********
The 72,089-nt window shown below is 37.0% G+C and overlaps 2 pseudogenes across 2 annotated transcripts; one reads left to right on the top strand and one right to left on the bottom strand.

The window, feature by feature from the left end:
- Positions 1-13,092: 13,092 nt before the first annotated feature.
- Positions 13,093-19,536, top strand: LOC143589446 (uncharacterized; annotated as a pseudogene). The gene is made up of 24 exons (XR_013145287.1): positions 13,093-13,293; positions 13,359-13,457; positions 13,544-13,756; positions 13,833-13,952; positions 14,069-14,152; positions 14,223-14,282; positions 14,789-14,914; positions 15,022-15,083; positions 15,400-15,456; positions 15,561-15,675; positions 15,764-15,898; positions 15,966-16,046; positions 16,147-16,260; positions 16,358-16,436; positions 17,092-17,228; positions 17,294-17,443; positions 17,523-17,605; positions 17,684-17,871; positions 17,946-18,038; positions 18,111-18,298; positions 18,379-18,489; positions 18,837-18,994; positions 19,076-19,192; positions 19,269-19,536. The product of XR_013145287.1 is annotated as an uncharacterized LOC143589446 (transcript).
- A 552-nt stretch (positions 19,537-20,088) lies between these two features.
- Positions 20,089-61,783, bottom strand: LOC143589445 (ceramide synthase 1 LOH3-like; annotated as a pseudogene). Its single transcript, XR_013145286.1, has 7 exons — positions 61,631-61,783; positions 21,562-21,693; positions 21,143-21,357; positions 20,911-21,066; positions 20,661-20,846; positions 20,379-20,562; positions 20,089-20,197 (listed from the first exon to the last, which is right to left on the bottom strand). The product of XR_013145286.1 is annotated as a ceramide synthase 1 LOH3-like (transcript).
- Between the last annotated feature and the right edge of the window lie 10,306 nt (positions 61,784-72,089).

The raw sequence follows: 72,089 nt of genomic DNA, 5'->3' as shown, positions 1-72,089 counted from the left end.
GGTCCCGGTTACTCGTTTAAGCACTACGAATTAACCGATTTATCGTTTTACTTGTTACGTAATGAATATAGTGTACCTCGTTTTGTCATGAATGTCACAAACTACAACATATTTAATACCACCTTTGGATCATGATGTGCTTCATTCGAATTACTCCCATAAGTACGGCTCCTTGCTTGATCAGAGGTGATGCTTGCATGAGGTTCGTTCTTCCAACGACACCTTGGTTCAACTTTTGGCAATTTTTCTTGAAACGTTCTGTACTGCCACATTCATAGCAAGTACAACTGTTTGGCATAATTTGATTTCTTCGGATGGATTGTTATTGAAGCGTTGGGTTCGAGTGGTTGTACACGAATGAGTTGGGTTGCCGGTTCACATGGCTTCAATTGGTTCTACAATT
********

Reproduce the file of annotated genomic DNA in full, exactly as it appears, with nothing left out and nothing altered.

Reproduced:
The 72,089-nt window shown below is 37.0% G+C and overlaps 2 pseudogenes across 2 annotated transcripts; one reads left to right on the top strand and one right to left on the bottom strand.

The window, feature by feature from the left end:
- Positions 1-13,092: 13,092 nt before the first annotated feature.
- Positions 13,093-19,536, top strand: LOC143589446 (uncharacterized; annotated as a pseudogene). The gene is made up of 24 exons (XR_013145287.1): positions 13,093-13,293; positions 13,359-13,457; positions 13,544-13,756; positions 13,833-13,952; positions 14,069-14,152; positions 14,223-14,282; positions 14,789-14,914; positions 15,022-15,083; positions 15,400-15,456; positions 15,561-15,675; positions 15,764-15,898; positions 15,966-16,046; positions 16,147-16,260; positions 16,358-16,436; positions 17,092-17,228; positions 17,294-17,443; positions 17,523-17,605; positions 17,684-17,871; positions 17,946-18,038; positions 18,111-18,298; positions 18,379-18,489; positions 18,837-18,994; positions 19,076-19,192; positions 19,269-19,536. The product of XR_013145287.1 is annotated as an uncharacterized LOC143589446 (transcript).
- A 552-nt stretch (positions 19,537-20,088) lies between these two features.
- Positions 20,089-61,783, bottom strand: LOC143589445 (ceramide synthase 1 LOH3-like; annotated as a pseudogene). Its single transcript, XR_013145286.1, has 7 exons — positions 61,631-61,783; positions 21,562-21,693; positions 21,143-21,357; positions 20,911-21,066; positions 20,661-20,846; positions 20,379-20,562; positions 20,089-20,197 (listed from the first exon to the last, which is right to left on the bottom strand). The product of XR_013145286.1 is annotated as a ceramide synthase 1 LOH3-like (transcript).
- Between the last annotated feature and the right edge of the window lie 10,306 nt (positions 61,784-72,089).

The raw sequence follows: 72,089 nt of genomic DNA, 5'->3' as shown, positions 1-72,089 counted from the left end.
GGTCCCGGTTACTCGTTTAAGCACTACGAATTAACCGATTTATCGTTTTACTTGTTACGTAATGAATATAGTGTACCTCGTTTTGTCATGAATGTCACAAACTACAACATATTTAATACCACCTTTGGATCATGATGTGCTTCATTCGAATTACTCCCATAAGTACGGCTCCTTGCTTGATCAGAGGTGATGCTTGCATGAGGTTCGTTCTTCCAACGACACCTTGGTTCAACTTTTGGCAATTTTTCTTGAAACGTTCTGTACTGCCACATTCATAGCAAGTACAACTGTTTGGCATAATTTGATTTCTTCGGATGGATTGTTATTGAAGCGTTGGGTTCGAGTGGTTGTACACGAATGAGTTGGGTTGCCGGTTCACATGGCTTCAATTGGTTCTACAATT